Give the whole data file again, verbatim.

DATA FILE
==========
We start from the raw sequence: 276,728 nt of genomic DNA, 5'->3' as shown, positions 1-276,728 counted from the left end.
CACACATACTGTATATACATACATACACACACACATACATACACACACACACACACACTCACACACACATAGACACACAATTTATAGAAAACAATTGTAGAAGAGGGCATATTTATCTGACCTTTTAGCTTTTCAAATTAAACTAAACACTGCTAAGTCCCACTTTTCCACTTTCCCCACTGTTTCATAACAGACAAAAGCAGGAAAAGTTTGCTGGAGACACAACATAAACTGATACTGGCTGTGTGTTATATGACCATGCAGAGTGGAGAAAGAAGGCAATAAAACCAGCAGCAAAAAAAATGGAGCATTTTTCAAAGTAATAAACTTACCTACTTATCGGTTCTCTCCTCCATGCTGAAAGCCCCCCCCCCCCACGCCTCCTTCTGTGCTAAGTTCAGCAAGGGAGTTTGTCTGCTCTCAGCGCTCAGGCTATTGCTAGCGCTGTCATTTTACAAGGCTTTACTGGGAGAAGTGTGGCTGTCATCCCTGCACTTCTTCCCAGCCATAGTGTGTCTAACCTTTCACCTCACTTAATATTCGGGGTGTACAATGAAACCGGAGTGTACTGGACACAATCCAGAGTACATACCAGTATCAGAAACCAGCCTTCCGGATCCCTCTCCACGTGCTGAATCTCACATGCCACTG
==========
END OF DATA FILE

We start from the raw sequence: 276,728 nt of genomic DNA, 5'->3' as shown, positions 1-276,728 counted from the left end.
CACACATACTGTATATACATACATACACACACACATACATACACACACACACACACACTCACACACACATAGACACACAATTTATAGAAAACAATTGTAGAAGAGGGCATATTTATCTGACCTTTTAGCTTTTCAAATTAAACTAAACACTGCTAAGTCCCACTTTTCCACTTTCCCCACTGTTTCATAACAGACAAAAGCAGGAAAAGTTTGCTGGAGACACAACATAAACTGATACTGGCTGTGTGTTATATGACCATGCAGAGTGGAGAAAGAAGGCAATAAAACCAGCAGCAAAAAAAATGGAGCATTTTTCAAAGTAATAAACTTACCTACTTATCGGTTCTCTCCTCCATGCTGAAAGCCCCCCCCCCCCACGCCTCCTTCTGTGCTAAGTTCAGCAAGGGAGTTTGTCTGCTCTCAGCGCTCAGGCTATTGCTAGCGCTGTCATTTTACAAGGCTTTACTGGGAGAAGTGTGGCTGTCATCCCTGCACTTCTTCCCAGCCATAGTGTGTCTAACCTTTCACCTCACTTAATATTCGGGGTGTACAATGAAACCGGAGTGTACTGGACACAATCCAGAGTACATACCAGTATCAGAAACCAGCCTTCCGGATCCCTCTCCACGTGCTGAATCTCACATGCCACTG